Industrial economics analyses strategic choices of firms and the other economic agents such as suppliers, clients, competitors and regulators. Main aim of the course is learning to critically assess economic phenomena linked to these agents.
We will go through theoretical models of price discrimination, product differentiation, innovation, vertical and horizontal integration, comparing the results with empirical evidence and case studies.
The module starts with a revision of basic microeconomic concepts and oligopoly models. We then move on more specific topics such as firm behaviour in competitive environments such as: - foundations of microeconomics; market structure and market power; technology and cost - monopoly power: theory and evidence; price discrimination, linear and non-linear pricing; variety and quality in a monopoly - oligopoly and strategic interaction: static games and Cournot competition; price competition a' la Bertrand; sequential games, first and second mover. - anti-competitive strategies: limit pricing, entry deterrence, predatory behaviour, price fixing and repeated games, collusion (how to detect it and fight it) - contracts between firms: horizontal integration, vertical integration and price restrictions - non-price competition: advertising, market power, information and competition, R&D and patents - network ---module structure--- - Lectures on theoretical models, empirical evidence and case studies - Tutorials, to apply the theoretical concepts During the teaching semester there may be a tutoring service held by graduate students, to solve problems and support learning of exercises similar to the one on which you’ll be examined. During the academic year there will be the lecturer’s office hours. The textbook, slides and problem sets are coherent with the syllabus. Further teaching material will be available on the Moodle page of the module.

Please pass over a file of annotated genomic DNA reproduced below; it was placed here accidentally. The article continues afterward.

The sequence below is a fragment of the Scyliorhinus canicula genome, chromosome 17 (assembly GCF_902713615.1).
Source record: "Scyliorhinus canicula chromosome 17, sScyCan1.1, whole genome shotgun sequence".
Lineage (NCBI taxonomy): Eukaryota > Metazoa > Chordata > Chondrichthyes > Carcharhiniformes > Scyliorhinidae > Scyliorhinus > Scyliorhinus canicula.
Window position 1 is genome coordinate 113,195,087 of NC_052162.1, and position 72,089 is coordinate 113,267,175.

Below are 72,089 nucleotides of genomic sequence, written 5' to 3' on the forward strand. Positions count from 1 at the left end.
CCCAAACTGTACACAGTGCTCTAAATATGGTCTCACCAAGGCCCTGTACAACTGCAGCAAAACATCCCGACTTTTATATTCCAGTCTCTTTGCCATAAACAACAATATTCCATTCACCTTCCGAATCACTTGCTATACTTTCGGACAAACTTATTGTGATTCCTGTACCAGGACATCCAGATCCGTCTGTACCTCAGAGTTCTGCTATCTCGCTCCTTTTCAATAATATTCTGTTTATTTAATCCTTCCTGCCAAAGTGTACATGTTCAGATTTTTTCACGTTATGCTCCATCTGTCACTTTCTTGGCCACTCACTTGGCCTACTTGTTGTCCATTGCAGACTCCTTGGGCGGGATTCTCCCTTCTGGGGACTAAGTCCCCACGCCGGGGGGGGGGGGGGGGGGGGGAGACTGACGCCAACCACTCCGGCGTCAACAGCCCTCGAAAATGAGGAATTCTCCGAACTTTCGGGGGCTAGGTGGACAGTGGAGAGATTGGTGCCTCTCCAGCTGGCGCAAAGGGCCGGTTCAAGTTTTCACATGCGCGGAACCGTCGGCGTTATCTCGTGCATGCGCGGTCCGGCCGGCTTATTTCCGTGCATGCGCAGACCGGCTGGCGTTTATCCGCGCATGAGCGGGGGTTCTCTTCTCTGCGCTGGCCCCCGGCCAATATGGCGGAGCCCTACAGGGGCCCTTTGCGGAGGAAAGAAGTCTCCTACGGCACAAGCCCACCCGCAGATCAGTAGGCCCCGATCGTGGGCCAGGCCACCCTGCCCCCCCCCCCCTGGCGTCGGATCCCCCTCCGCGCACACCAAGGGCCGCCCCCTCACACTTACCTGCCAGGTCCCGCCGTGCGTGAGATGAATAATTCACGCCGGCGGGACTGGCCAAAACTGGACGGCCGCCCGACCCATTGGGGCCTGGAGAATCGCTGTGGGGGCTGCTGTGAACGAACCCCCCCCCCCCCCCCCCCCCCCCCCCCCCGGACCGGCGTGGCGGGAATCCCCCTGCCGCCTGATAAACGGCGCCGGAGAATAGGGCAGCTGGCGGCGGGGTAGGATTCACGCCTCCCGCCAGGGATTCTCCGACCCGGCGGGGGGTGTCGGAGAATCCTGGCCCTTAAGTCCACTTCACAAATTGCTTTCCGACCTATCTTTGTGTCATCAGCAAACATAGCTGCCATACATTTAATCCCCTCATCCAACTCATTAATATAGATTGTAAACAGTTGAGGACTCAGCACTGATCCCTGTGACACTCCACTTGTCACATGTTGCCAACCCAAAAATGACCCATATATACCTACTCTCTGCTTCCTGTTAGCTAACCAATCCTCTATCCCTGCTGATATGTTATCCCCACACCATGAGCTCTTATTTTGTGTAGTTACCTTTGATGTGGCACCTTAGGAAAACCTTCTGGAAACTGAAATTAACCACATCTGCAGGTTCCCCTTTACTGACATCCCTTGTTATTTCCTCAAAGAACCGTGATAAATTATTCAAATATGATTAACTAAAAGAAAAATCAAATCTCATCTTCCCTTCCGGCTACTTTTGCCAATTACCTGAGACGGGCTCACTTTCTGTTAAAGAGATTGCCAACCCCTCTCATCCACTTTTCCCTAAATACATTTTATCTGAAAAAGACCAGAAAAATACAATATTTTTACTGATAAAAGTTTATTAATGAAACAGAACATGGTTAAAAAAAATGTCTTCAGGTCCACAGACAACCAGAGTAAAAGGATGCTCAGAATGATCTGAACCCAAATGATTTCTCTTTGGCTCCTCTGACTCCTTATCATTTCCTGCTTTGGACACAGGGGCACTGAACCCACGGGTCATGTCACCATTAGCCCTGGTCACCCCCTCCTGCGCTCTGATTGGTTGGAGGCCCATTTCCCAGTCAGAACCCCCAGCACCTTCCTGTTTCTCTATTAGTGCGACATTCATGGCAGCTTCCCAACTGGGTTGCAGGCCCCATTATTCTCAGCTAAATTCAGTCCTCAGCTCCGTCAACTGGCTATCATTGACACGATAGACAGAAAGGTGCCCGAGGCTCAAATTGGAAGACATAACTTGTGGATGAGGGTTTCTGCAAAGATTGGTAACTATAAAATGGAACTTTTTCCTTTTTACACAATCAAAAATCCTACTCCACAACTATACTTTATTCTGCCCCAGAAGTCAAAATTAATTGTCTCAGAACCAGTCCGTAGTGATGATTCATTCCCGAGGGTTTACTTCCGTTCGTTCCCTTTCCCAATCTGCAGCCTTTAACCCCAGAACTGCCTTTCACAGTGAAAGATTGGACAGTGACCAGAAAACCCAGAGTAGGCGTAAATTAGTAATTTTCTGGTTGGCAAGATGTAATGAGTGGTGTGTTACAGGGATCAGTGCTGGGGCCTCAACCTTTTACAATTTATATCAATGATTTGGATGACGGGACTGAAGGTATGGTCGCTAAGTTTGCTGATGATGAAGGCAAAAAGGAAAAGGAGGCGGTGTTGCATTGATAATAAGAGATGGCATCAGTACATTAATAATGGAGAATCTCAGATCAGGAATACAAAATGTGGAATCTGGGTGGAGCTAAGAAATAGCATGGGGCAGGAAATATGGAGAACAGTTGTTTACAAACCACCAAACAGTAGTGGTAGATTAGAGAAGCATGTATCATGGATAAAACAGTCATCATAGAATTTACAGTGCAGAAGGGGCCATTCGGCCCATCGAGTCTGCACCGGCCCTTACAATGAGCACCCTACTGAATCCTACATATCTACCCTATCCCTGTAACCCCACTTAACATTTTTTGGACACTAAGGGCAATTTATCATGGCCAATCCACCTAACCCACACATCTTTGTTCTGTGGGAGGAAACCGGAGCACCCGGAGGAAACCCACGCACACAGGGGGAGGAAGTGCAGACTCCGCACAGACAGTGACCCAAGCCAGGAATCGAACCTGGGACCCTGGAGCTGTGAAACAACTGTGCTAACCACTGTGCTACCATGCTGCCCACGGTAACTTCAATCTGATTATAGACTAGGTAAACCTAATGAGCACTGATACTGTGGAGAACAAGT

|C. Garavaglia||Economia industriale: Esercizi ed applicazioni (Edizione 1)||Carocci||2011||88-430-3803-6|
|L. Pepall, D. J. Richards, G. Norman, G. Calzolari||Organizzazione industriale (Edizione 3)||Mc Graw Hill||2017||8838669201|
Syllabus, teaching material and exam format are the same for attending and non-attending students. Coherently with what taught, the Industrial Economics assessment is a WRITTEN EXAM in which the student is asked to:
a) solve problems analytically
b) comment critically current affair cases linked with the taught topics
c) answer theory questions
All of these concur to the final mark. More details will follow during teaching and in the online course material.
--- Half-Term Test
The half-term test is not compulsory.
The first partial test will cover topics taught in the first part of the module, the second partial test will cover the remaining topics.
Each partial test is considered “passed” if and only if the grade is at least 15/30. Who passes the first test can sit the second test in the first date of the Winter exam session (primo appello). Who does not pass either of the two partial tests will have to sit the full exam. The final grade will be the simple average of the two tests grades (as long as both grades are at least 15).
Alternatively, students may take the full exam, which will be based on the whole syllabus.